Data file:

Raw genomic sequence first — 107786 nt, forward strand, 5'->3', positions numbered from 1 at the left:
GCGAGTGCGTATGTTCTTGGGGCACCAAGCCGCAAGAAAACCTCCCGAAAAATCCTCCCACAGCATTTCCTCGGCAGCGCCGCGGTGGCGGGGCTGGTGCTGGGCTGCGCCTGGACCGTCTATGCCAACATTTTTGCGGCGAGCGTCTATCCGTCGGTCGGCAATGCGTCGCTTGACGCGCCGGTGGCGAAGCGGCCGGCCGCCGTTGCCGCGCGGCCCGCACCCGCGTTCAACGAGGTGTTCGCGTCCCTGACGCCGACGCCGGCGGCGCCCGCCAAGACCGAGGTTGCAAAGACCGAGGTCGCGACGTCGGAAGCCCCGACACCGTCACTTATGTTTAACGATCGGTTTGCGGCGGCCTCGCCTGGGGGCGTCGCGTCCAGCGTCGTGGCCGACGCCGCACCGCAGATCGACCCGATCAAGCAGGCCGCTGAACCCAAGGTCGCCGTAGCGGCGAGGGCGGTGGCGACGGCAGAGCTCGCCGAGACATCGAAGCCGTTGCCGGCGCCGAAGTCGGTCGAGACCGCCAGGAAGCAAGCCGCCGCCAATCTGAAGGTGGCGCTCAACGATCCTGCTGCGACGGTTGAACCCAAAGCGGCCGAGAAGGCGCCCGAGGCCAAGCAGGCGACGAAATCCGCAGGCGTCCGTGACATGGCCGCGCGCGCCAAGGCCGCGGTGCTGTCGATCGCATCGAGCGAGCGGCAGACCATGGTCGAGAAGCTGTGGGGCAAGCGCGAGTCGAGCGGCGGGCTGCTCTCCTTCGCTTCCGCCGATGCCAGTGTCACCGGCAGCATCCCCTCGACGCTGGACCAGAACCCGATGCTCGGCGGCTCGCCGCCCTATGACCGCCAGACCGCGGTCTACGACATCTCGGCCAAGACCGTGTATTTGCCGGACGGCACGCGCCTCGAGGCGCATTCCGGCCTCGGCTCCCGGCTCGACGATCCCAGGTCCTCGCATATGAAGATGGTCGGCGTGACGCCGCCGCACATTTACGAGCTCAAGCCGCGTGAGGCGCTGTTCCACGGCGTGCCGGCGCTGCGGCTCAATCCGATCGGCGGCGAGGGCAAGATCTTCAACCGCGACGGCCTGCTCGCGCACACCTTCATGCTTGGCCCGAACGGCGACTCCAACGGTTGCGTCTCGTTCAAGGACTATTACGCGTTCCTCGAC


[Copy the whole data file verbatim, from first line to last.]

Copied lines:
Raw genomic sequence first — 107786 nt, forward strand, 5'->3', positions numbered from 1 at the left:
GCGAGTGCGTATGTTCTTGGGGCACCAAGCCGCAAGAAAACCTCCCGAAAAATCCTCCCACAGCATTTCCTCGGCAGCGCCGCGGTGGCGGGGCTGGTGCTGGGCTGCGCCTGGACCGTCTATGCCAACATTTTTGCGGCGAGCGTCTATCCGTCGGTCGGCAATGCGTCGCTTGACGCGCCGGTGGCGAAGCGGCCGGCCGCCGTTGCCGCGCGGCCCGCACCCGCGTTCAACGAGGTGTTCGCGTCCCTGACGCCGACGCCGGCGGCGCCCGCCAAGACCGAGGTTGCAAAGACCGAGGTCGCGACGTCGGAAGCCCCGACACCGTCACTTATGTTTAACGATCGGTTTGCGGCGGCCTCGCCTGGGGGCGTCGCGTCCAGCGTCGTGGCCGACGCCGCACCGCAGATCGACCCGATCAAGCAGGCCGCTGAACCCAAGGTCGCCGTAGCGGCGAGGGCGGTGGCGACGGCAGAGCTCGCCGAGACATCGAAGCCGTTGCCGGCGCCGAAGTCGGTCGAGACCGCCAGGAAGCAAGCCGCCGCCAATCTGAAGGTGGCGCTCAACGATCCTGCTGCGACGGTTGAACCCAAAGCGGCCGAGAAGGCGCCCGAGGCCAAGCAGGCGACGAAATCCGCAGGCGTCCGTGACATGGCCGCGCGCGCCAAGGCCGCGGTGCTGTCGATCGCATCGAGCGAGCGGCAGACCATGGTCGAGAAGCTGTGGGGCAAGCGCGAGTCGAGCGGCGGGCTGCTCTCCTTCGCTTCCGCCGATGCCAGTGTCACCGGCAGCATCCCCTCGACGCTGGACCAGAACCCGATGCTCGGCGGCTCGCCGCCCTATGACCGCCAGACCGCGGTCTACGACATCTCGGCCAAGACCGTGTATTTGCCGGACGGCACGCGCCTCGAGGCGCATTCCGGCCTCGGCTCCCGGCTCGACGATCCCAGGTCCTCGCATATGAAGATGGTCGGCGTGACGCCGCCGCACATTTACGAGCTCAAGCCGCGTGAGGCGCTGTTCCACGGCGTGCCGGCGCTGCGGCTCAATCCGATCGGCGGCGAGGGCAAGATCTTCAACCGCGACGGCCTGCTCGCGCACACCTTCATGCTTGGCCCGAACGGCGACTCCAACGGTTGCGTCTCGTTCAAGGACTATTACGCGTTCCTCGAC